THE MARGATE COMMUNITY CHURCH
8900 VENTNOR BLVD.
MARGATE, NJ - Use Thurlow Ave. Entrance
Fool Moon Theatre History
Fool Moon Theatre Company’s first production was A.R. Gurney’s comedic masterpiece Sylvia, performed at the Ventnor Trinity United Methodist Church
in November 2005. The hilarious, charming story tells the tale of a romantic triangle—a man, his wife, and his beloved dog, Sylvia. Ed Wismer, of the Ocean City Sentinel, called the production “uproarious” and “an admirable first outing.” Death Defying Acts, a show comprised of the one-act plays written by Woody Allen, David Mamet, and Elaine May, followed in February 2006. The plays took place at a suicide prevention hotline, a Central Park West apartment and Hell, where a lawyer experiences a pre-entrance interview by Satan. The production solidified the company’s reputation for producing first-rate edgy comedies.
“Stellar performances” highlighted Fool Moon’s third production, the enchanting, classic musical of star-crossed lovers, The Fantasticks” in May. The sold-out show was the first production at the Margate Community Church , where the troupe continues to reside. Lorenda Knisel, The Current, called it “another sterling production for the Fool Moon Theatre.” November 2006 brought Fool Moon’s revival of William Inge’s classic American love story, Bus Stop, a tale of love and redemption in a dingy, Mid-Western diner.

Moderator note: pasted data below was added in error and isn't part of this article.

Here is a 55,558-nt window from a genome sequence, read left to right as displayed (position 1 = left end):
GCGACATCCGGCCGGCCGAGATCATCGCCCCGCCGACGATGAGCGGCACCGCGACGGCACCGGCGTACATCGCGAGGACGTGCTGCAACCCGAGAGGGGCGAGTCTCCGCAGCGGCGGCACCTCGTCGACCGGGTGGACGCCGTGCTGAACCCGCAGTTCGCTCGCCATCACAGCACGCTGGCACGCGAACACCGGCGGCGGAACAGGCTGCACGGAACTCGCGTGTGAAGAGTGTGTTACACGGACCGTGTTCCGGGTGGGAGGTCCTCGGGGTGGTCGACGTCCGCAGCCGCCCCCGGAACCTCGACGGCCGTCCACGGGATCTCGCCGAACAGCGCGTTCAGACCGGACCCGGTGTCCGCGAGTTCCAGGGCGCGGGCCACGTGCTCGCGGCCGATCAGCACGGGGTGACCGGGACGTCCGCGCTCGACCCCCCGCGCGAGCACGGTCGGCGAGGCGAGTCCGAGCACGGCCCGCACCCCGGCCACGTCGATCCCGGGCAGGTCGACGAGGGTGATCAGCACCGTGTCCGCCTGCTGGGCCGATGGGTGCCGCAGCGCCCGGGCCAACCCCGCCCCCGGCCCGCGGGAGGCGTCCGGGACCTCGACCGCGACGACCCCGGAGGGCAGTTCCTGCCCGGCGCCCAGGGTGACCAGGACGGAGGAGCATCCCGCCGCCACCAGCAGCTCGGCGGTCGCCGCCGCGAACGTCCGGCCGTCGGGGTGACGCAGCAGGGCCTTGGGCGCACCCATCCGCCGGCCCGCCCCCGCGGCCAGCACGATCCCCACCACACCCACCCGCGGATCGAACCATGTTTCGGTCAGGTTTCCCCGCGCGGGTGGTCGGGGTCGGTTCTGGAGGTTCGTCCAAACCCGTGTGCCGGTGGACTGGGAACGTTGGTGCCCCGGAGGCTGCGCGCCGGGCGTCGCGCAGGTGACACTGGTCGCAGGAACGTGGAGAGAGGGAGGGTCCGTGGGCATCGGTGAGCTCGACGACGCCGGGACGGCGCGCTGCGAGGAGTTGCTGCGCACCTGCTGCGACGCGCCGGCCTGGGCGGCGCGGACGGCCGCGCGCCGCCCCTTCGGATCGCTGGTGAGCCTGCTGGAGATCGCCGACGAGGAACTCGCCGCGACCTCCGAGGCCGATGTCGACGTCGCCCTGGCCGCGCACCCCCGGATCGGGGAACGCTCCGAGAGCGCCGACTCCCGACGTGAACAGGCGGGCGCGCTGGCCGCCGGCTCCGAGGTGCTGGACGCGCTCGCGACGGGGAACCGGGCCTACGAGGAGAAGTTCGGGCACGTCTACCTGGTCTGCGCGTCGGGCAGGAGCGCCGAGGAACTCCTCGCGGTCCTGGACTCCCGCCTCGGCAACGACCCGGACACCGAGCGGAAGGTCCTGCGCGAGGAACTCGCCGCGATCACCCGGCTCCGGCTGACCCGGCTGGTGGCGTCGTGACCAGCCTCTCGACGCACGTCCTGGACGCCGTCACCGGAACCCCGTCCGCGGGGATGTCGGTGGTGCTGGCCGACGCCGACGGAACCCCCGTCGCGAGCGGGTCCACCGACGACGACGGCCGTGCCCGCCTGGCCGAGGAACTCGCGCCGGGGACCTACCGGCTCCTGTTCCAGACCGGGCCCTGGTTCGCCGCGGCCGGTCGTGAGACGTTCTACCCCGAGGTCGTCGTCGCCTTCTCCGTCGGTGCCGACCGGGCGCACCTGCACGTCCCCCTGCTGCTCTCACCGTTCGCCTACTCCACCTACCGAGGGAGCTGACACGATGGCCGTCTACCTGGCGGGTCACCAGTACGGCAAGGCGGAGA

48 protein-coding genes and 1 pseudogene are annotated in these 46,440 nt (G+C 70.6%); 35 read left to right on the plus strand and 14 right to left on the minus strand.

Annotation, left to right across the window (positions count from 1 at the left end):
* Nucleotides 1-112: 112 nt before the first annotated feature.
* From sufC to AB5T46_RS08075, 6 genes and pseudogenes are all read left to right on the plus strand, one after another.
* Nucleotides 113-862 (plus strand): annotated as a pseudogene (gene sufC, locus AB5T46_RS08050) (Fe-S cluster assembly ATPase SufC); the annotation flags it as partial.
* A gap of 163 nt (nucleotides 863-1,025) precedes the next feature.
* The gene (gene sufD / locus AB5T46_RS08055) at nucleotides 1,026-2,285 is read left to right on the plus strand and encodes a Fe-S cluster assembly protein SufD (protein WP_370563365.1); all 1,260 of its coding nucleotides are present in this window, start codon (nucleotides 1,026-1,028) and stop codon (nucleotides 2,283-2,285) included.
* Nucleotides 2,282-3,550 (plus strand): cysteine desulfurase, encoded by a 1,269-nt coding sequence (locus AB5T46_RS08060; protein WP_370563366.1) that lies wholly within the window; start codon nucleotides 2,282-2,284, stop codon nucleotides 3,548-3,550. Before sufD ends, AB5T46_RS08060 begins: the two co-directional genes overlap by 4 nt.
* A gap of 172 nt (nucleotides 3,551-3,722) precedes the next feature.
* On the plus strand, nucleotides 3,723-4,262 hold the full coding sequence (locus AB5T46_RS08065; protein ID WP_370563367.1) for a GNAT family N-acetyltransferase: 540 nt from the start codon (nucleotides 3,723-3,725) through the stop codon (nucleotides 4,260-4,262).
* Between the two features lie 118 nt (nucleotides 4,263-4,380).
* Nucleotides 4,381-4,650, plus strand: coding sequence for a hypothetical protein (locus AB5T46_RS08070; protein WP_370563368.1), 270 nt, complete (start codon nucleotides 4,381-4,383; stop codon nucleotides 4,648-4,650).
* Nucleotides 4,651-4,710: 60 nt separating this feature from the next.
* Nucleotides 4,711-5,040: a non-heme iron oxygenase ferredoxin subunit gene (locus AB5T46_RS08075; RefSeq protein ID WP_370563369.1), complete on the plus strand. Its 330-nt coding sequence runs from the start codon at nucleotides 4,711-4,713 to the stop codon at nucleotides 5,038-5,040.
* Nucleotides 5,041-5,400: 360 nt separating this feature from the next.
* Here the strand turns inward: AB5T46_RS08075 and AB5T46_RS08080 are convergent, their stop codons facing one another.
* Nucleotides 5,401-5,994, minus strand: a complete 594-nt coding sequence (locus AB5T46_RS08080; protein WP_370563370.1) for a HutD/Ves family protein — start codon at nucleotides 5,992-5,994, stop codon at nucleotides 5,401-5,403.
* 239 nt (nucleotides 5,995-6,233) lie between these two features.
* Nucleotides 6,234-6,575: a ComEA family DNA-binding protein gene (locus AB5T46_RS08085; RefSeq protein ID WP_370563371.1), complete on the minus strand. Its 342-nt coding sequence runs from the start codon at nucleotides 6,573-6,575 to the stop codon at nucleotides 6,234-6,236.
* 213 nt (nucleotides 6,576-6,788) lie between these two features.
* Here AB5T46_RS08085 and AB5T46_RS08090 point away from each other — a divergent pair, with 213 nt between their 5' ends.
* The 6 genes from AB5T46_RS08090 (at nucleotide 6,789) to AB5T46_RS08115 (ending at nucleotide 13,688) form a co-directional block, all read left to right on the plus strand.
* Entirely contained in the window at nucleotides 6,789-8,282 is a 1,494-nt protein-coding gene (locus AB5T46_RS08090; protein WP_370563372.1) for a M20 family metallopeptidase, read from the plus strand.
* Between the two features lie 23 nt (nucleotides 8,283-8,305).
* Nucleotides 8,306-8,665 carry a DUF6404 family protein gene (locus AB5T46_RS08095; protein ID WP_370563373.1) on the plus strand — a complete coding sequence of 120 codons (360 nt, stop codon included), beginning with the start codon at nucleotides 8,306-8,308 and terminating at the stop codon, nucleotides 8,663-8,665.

Wrigley Field was the setting of Fool Moon’s fifth production, Bleacher Bums, written by Joe Mantegna and Dennis Franz, and performed in May 2007. The comedy tells the tales of a motley group of Chicago Cubs fans who live and die with the team’s fortunes. The wacky Bleacher Bums takes place in the bleachers of Chicago's Wrigley Field. The characters are a bunch of Chicago Cubs fans, watching a game in progress on a summer afternoon. Scott Cronick directed..
Fool Moon Theatre revisited the wacky, witty world of A.R. Gurney in April 2008 with the production of The Dining Room. The play is comprised of vignettes, with 57 characters ranging in age from 4 to 80 years old, (played by only 5 actors) all taking place during 50 years in an American dining room. The action is a mosaic of interrelated scenes—some funny, some touching, some rueful—which, taken together, create an in-depth portrait of a vanishing species: the upper-middle-class WASP. Ed Wismer, the Ocean City Sentinel, called the Fool Moon production a “gratifyingly crazy, comic romp” with a cast of “consummate comic specialists.”
Beau Jest, produced in October 2007, tells the hilarious, charming story of mistaken identities. To make her parents happy, a Jewish girl creates a pretend Jewish doctor boyfriend and hires a Gentile actor to play the part. Written by James Sherman, “Beau Jest” was noted for its combination of warm, family humor and wacky farce. This show marked Dave Somers debut as a director for Fool Moon Theatre..
Neil Simon's The Sunshine Boys starred Rich McMahan and Dave Somers as the cantakerous vaudevillians in Fool Moons big hit in April 2010. The comedy, directed by Paul Herron, was marvelous mixture of side-splitting hilarity and true pathos, as only Neil Simon could write.